Q. Everyone is consumed with the evaporation of the credit markets these days. Yet many experts say that small business will be the source of growth and new jobs in this economy. Do you agree?
A. This is populist, wishful pabulum. It's easy to say that entrepreneurs will create jobs and big companies will create unemployment, but this is simplistic. The real question is who will innovate. A 50-year-old company can innovate as well as two guys/gals in a garage.
Q. What is your advice to entrepreneurs seeking funding or growth opportunities if the credit and capital markets continue on their current course?
A. My advice is that they melt wax into their ears and go forward. If they are waiting for wonderful credit and capital markets, they probably aren't entrepreneurs. They're much more likely to be consultants and bankers looking to quickly flip a company.
Q. Other than the obvious, like renewable sources of energy, can you predict some sectors where you expect to see the next wave of entrepreneurial activity?
A. I can't. I'm not a visionary à la Steve Jobs. I'm a marketer. Hopefully I can recognize visions that can sell, but I can't predict the next big thing until someone shows it to me.
Q. You have strong opinions on what makes a successful pitch, for everything from writing a business plan to hiring the right people to closing a deal or giving a presentation. Give us some of your golden rules for pitching.
A. There are only two golden rules of pitching, whoever obeys these rules gets the gold. First, be able to explain in 30 seconds what your company does. Almost no one is capable of doing this. Second, when using PowerPoint, use 10 slides that you can cover in 20 minutes with fonts no smaller than 30 points. It's called the 10/20/30 Rule of PowerPoint. Almost no one does this either.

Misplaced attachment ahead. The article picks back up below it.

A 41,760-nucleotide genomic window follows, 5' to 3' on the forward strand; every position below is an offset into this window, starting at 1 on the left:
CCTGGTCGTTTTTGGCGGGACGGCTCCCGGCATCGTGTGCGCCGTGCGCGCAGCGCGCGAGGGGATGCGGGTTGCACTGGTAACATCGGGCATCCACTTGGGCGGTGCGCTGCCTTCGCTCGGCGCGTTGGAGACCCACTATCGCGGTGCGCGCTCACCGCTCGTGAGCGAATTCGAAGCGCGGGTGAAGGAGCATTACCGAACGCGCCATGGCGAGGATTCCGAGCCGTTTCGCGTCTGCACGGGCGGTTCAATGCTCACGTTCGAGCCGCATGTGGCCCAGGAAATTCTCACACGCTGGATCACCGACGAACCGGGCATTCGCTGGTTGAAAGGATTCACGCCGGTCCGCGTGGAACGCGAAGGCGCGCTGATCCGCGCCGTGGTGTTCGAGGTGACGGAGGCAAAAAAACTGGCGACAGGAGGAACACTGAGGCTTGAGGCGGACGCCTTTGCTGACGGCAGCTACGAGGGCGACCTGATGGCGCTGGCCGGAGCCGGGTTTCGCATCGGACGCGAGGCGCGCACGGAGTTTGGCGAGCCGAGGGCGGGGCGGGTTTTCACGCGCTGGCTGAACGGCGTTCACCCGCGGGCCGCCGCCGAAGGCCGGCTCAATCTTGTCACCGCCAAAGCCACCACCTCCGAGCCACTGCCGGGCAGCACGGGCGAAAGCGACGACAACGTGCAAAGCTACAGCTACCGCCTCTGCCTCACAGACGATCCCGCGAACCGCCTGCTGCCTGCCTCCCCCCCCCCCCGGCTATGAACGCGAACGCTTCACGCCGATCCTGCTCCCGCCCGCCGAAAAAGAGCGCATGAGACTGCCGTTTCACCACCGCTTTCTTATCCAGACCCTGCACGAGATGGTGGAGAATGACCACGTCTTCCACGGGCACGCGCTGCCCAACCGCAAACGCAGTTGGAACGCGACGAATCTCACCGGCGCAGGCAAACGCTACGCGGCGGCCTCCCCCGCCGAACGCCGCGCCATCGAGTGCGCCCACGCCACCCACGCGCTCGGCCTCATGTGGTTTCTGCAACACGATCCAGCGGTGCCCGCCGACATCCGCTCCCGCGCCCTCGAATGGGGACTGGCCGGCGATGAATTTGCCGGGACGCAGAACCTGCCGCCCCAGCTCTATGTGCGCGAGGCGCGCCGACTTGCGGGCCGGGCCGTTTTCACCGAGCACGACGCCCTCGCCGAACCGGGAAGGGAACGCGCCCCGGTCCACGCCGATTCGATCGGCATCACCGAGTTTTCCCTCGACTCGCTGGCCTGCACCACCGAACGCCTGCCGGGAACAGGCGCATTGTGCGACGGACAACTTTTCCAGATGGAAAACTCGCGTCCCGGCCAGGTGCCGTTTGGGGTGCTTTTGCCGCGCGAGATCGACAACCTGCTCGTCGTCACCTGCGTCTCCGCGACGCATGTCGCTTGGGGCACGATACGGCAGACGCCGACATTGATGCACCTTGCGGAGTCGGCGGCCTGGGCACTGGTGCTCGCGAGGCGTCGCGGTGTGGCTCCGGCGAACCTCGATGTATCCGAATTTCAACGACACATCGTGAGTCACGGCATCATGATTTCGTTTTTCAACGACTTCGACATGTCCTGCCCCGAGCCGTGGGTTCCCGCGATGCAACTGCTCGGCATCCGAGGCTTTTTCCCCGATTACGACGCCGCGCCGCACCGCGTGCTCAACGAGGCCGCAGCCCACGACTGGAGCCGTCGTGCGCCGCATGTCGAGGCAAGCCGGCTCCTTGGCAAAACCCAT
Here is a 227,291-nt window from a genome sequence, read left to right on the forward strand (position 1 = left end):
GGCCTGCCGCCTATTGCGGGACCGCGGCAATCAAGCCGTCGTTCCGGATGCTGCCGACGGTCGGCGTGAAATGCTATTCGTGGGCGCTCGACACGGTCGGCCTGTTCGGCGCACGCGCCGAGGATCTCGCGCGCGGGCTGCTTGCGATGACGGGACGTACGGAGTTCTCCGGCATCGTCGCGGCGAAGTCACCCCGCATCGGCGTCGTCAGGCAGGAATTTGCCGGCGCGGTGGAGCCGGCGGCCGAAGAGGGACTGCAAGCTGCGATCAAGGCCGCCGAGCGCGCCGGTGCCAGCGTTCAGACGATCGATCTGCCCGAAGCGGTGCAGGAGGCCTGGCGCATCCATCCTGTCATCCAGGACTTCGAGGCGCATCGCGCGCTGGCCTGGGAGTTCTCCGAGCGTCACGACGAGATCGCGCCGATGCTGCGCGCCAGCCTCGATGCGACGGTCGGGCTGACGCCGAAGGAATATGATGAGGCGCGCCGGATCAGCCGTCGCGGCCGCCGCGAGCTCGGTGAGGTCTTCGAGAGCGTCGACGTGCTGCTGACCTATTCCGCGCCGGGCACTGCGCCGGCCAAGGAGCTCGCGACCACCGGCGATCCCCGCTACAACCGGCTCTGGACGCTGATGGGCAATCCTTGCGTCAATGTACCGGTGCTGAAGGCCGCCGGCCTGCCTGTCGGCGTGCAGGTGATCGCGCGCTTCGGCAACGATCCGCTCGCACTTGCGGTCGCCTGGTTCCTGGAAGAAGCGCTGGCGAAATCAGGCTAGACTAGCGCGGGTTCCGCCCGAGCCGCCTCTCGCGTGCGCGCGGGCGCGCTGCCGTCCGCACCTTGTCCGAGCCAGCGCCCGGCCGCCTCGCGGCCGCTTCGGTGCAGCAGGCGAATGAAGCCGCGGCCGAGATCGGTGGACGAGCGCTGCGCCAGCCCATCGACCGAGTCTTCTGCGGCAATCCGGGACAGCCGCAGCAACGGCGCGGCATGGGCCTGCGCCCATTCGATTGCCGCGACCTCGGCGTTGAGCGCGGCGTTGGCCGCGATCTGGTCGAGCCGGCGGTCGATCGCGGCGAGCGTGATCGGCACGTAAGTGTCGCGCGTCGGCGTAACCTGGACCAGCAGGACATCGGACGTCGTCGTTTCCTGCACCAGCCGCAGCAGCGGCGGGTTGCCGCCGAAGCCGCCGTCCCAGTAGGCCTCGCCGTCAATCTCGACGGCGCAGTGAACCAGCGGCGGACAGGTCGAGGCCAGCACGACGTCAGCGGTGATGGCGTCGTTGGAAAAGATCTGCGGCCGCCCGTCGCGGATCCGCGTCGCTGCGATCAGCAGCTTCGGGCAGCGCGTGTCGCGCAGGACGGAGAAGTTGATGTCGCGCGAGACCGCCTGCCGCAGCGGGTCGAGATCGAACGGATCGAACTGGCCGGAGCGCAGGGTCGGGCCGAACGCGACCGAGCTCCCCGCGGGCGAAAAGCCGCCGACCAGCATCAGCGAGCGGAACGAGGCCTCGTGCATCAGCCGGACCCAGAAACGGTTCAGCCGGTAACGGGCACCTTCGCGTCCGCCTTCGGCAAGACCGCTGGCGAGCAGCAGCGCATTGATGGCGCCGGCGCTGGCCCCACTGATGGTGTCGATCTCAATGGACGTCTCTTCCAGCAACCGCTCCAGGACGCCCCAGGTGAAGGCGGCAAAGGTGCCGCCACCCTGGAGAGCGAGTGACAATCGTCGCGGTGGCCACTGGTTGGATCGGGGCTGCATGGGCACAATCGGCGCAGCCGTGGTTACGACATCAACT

Q. You dedicate a few amusing chapters in "Reality Check" to lies told by entrepreneurs, venture capitalists, lawyers, engineers, business partners and CEO's. With all this rampant lying, are you suggesting that artful lying and lie-detecting are part of the game that entrepreneurs need to master?
A. If an entrepreneur's lips are moving, she's probably lying, though she may not know it. Part of being an entrepreneur is that you have to lie, first of all to yourself. You have to tell yourself that you can create something, people can build it, customers will buy it and you can collect the money.
If you cannot ignore the naysayers who tell you that it can't be done, it shouldn't be done, it isn't necessary, you can't be an entrepreneur. One of the best ways to ignore is to lie and deny.
The challenge is that once you do ship, you have to remove the lie-and-deny shields and listen to what your customers are telling you. Flipping this bit is one of the hardest things for an entrepreneur to do.

To close the interview, I asked Kawasaki to come up with a final question he'd like to answer:
Q. What would you like people to say about you when you die?
A. I hope that people say I was a good husband and father. After that, I hope that they say I empowered entrepreneurs to make the world a better place. After that, I hope that some people say that they're glad I'm gone because they don't have to worry about them tripping me on the ice.
(Note: That's a hockey reference from an avid player.)


"Books about cosmopolitan urbanites discovering the joys of country life are two a penny, but this one is worth a second glance. Walthew's vivid description of the moral stress induced by his job as a high-flying executive with the International Herald Tribune newspaper is worth the cover price alone…. Highly recommended." The Oxford Times